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Kevin Burbach, Associated Press
Twenty-three-year-old Zachary Gallegos, left, and Landon Nohava, 26, stand guard outside the Armed Services Recruiting Center in Sioux Falls on Thursday, July 23, 2015. Both men were armed with handguns to protect the recruiting center in the wake of last week’s killing of four marines and a sailor in Chattanooga, Tennessee. Gallegos is a civilian and Nohava is an army veteran. Both say they plan to stay until more security is provided for military recruiting centers.

SIOUX FALLS, S.D. — Armed civilians stood guard Thursday outside a busy military recruiting center in South Dakota, a volunteer effort to protect recruiters following last week's killing of four Marines and a sailor in Chattanooga, Tennessee.

Twenty-three-year-old Zachary Gallegos and 26-year-old Landon Nohava were among those that have begun stationing themselves outside the Armed Forces Recruiting Center. Both men carried handguns Thursday morning in front of the recruiting center in a Sioux Falls strip mall.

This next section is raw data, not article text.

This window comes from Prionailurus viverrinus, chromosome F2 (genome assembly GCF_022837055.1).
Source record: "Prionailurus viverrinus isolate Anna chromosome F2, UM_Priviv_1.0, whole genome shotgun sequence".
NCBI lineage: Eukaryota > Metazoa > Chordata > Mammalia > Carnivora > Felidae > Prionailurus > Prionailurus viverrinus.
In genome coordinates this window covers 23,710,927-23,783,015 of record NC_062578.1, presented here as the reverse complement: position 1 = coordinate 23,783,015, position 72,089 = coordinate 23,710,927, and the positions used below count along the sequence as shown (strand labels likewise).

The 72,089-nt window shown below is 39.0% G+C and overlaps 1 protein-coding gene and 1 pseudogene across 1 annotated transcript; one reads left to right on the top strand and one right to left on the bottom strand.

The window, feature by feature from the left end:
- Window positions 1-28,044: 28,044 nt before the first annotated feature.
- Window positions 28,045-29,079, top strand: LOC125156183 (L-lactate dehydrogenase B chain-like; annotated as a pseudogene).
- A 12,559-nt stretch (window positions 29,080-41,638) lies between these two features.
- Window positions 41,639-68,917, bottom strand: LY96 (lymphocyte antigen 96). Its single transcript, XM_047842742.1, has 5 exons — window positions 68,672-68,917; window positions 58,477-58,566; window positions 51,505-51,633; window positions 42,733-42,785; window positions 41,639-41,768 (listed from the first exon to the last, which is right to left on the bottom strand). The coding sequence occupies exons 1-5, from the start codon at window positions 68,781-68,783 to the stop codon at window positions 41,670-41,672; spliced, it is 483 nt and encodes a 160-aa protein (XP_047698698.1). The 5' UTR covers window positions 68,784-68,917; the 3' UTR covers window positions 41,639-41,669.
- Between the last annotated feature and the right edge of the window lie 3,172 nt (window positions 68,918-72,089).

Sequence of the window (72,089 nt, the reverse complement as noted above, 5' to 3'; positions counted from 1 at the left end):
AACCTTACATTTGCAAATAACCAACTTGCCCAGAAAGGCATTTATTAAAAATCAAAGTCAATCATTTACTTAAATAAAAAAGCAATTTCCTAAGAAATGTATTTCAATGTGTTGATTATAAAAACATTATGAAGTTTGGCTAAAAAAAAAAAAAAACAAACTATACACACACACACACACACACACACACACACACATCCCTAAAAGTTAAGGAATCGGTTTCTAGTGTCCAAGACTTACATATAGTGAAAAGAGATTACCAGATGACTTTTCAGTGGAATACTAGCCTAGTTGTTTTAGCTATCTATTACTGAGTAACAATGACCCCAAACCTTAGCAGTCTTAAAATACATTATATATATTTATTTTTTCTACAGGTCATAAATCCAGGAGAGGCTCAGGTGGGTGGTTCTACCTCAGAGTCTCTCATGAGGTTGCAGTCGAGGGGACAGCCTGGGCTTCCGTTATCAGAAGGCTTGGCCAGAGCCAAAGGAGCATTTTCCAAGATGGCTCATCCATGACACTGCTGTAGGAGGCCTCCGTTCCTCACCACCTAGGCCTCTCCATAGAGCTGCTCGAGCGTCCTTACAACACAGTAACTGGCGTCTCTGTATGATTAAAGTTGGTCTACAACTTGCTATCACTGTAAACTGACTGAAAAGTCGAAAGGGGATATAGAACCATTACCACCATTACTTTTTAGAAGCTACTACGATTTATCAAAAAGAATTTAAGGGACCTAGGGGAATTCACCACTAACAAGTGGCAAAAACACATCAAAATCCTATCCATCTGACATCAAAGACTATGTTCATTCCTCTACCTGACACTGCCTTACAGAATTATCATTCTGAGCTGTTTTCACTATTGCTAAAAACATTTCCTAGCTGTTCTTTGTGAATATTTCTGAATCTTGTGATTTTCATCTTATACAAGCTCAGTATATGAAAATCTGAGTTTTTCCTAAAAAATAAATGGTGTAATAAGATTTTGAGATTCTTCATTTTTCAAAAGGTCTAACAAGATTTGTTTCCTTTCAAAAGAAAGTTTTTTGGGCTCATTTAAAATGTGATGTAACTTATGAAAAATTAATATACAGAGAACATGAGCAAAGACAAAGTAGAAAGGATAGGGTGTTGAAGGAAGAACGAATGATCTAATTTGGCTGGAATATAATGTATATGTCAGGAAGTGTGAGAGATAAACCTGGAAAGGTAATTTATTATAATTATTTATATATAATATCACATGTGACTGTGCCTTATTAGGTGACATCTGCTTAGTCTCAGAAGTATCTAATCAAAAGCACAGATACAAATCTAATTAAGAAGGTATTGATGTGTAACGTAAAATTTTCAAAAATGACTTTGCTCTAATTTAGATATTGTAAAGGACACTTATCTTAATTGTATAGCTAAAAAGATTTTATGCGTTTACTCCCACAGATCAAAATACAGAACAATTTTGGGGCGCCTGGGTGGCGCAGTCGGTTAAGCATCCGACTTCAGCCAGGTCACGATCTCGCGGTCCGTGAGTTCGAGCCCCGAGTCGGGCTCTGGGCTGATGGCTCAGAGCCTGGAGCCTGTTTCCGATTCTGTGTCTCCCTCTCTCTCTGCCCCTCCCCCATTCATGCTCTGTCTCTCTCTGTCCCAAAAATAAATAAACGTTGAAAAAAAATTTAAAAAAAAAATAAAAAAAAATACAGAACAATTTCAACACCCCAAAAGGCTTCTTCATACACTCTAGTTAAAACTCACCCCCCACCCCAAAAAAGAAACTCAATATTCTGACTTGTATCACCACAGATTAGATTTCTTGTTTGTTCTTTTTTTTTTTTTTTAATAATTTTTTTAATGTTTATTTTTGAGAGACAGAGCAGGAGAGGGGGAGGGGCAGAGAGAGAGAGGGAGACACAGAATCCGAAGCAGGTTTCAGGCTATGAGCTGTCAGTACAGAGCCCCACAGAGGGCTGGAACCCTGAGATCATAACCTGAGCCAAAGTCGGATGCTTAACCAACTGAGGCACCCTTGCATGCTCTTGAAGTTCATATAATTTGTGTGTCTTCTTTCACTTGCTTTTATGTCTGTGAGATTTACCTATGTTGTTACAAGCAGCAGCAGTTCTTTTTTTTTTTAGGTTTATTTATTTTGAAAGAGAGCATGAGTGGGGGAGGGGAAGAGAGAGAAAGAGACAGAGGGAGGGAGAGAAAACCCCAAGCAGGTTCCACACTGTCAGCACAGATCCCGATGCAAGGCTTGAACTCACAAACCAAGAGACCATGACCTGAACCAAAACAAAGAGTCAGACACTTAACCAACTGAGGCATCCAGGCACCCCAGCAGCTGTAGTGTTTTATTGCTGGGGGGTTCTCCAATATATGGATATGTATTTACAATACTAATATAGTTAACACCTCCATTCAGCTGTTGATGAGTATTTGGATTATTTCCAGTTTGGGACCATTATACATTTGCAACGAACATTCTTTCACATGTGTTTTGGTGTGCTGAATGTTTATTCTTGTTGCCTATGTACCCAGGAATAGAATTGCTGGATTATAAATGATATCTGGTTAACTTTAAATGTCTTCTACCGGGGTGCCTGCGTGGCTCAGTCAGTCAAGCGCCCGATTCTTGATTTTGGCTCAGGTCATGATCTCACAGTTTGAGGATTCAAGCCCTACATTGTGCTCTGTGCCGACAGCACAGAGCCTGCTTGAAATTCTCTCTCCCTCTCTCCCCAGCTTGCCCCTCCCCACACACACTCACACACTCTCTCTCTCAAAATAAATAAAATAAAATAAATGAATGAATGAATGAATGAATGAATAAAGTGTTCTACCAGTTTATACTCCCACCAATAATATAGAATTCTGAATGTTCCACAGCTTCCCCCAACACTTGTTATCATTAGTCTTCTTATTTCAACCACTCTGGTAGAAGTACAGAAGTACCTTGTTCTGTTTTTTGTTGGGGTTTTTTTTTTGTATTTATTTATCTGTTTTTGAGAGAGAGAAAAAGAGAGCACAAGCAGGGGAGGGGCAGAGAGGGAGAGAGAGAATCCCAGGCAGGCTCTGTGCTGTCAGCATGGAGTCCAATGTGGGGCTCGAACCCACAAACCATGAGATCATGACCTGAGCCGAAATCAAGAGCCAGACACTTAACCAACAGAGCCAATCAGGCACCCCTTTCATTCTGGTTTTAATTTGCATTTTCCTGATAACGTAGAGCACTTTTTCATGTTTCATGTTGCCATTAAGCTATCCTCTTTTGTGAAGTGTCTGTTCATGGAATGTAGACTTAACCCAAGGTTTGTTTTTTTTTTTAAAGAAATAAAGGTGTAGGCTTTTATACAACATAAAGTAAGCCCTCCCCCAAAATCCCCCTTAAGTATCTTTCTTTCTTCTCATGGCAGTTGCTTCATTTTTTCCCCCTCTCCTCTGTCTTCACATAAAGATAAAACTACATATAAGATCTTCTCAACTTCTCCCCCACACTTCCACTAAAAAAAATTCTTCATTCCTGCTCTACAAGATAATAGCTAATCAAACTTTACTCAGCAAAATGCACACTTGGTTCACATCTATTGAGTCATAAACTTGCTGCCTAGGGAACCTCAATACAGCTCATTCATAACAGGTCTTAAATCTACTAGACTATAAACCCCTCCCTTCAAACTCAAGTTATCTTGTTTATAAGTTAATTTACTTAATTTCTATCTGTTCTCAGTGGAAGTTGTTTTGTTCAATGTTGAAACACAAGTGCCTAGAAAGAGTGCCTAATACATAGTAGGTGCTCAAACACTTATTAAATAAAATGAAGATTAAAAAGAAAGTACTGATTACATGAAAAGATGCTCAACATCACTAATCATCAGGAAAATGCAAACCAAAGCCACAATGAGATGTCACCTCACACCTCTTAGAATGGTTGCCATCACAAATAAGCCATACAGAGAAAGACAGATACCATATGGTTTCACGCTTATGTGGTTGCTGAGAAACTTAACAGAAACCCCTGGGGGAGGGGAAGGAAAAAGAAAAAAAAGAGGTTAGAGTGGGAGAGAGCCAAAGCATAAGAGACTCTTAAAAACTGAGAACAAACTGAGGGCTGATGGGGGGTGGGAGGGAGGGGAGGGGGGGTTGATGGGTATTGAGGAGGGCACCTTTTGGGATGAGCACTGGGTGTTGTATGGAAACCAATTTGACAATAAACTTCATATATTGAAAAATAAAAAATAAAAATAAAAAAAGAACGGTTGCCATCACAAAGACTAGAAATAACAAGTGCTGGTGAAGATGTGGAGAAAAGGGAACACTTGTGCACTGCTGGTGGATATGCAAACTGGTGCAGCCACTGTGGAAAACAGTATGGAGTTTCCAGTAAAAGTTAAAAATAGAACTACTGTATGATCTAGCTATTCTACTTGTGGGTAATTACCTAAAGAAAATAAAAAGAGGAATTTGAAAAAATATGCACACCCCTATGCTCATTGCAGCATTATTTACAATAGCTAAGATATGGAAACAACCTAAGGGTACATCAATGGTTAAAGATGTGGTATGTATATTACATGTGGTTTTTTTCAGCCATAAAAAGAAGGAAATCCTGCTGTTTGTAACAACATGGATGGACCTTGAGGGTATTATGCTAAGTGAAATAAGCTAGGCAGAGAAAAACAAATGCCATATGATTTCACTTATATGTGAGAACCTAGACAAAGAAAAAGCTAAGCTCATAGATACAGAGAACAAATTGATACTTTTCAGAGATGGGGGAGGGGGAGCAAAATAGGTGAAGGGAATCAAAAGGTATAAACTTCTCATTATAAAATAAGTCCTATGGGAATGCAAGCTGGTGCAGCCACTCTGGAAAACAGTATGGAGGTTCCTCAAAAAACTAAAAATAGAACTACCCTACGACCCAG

The men join others in the U.S. who have moved to guard recruiting centers where employees are not permitted to be armed.

There's no evidence that such centers are in danger, and the government isn't changing how they're staffed, although some governors have temporarily moved National Guard recruiting centers to armories and several have authorized Guard personnel to carry weapons at state facilities.

Both Gallegos and Nohava said they hope state and federal authorities would move to add protections for recruiting offices.

"I plan on coming out as much as possible until it changes," said Nohava, an army veteran from Chancellor who had a concealed handgun. "Because honestly, it's pathetic."

The men aren't coordinating their efforts with any military branch.

Gallegos said he was inspired to begin guarding the recruiting center after seeing a news report about civilians in Tennessee doing the same.

"After Chattanooga, it seemed more of a responsibility to come out and do something," he said.

Gallegos, who said he stood outside the offices for nine hours on Wednesday, said the public reaction has been overwhelmingly positive. People have brought them food and drinks, he said.

Some men stationed outside the recruiting office Wednesday came equipped with high-powered rifles, but Gallegos, a Tea resident, said they didn't bring those out Thursday so they wouldn't disturb anyone.

"But we are ready to react in case something happens," Nohava said, "but we hope to God not."

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